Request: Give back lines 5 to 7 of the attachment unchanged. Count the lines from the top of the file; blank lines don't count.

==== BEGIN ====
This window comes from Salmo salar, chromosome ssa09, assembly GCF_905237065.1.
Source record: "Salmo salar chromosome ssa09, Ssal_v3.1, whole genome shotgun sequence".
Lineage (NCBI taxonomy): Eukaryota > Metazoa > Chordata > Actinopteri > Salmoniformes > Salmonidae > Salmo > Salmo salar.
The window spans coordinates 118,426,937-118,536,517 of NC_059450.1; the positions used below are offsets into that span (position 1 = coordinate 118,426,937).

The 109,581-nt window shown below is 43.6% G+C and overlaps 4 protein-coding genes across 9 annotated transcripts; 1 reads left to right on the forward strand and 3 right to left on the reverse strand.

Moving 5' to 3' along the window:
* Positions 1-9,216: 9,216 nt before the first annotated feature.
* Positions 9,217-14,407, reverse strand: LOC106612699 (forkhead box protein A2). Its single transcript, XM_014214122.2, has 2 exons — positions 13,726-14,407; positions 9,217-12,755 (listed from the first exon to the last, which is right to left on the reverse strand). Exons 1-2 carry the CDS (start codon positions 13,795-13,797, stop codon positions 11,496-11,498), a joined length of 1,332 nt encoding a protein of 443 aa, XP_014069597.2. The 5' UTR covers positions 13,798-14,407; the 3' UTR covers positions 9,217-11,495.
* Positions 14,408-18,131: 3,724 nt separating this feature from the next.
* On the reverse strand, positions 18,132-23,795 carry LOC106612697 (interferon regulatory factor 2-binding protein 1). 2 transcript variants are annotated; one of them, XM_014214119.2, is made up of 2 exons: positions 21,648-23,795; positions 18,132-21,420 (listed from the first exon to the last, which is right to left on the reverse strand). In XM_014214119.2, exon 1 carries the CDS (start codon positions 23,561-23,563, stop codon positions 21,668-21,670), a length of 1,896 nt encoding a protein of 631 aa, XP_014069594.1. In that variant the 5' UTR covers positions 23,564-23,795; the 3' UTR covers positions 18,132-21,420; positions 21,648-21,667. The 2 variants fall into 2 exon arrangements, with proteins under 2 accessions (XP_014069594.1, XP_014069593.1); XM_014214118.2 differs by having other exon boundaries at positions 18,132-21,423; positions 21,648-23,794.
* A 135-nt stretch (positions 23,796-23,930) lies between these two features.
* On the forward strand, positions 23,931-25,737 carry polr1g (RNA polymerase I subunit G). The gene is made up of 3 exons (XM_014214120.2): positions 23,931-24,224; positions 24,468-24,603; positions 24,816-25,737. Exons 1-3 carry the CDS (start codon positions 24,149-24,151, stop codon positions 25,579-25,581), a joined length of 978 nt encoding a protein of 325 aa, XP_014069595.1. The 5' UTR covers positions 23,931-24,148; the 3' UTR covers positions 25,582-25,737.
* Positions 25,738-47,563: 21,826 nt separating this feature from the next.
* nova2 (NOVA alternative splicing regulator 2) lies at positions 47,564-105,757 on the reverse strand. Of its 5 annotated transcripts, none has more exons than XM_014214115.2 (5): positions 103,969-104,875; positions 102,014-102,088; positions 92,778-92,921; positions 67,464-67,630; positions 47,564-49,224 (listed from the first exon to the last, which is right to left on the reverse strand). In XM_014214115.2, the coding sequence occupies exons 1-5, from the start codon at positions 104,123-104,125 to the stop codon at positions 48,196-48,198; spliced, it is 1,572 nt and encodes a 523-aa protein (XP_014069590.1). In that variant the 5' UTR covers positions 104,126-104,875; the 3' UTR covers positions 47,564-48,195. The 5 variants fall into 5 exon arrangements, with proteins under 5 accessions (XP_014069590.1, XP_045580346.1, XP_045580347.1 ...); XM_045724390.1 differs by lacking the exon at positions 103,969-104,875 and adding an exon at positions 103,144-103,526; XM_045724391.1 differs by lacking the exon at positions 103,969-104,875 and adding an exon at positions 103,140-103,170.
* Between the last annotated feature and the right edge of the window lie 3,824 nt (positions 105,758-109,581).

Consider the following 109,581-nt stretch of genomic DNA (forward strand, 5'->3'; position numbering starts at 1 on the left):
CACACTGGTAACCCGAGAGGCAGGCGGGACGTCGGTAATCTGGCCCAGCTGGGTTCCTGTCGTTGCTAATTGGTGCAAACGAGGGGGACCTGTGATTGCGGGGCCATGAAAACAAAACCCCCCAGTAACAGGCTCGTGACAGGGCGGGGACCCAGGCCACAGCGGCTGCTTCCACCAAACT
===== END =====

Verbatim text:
The 109,581-nt window shown below is 43.6% G+C and overlaps 4 protein-coding genes across 9 annotated transcripts; 1 reads left to right on the forward strand and 3 right to left on the reverse strand.

Moving 5' to 3' along the window:
* Positions 1-9,216: 9,216 nt before the first annotated feature.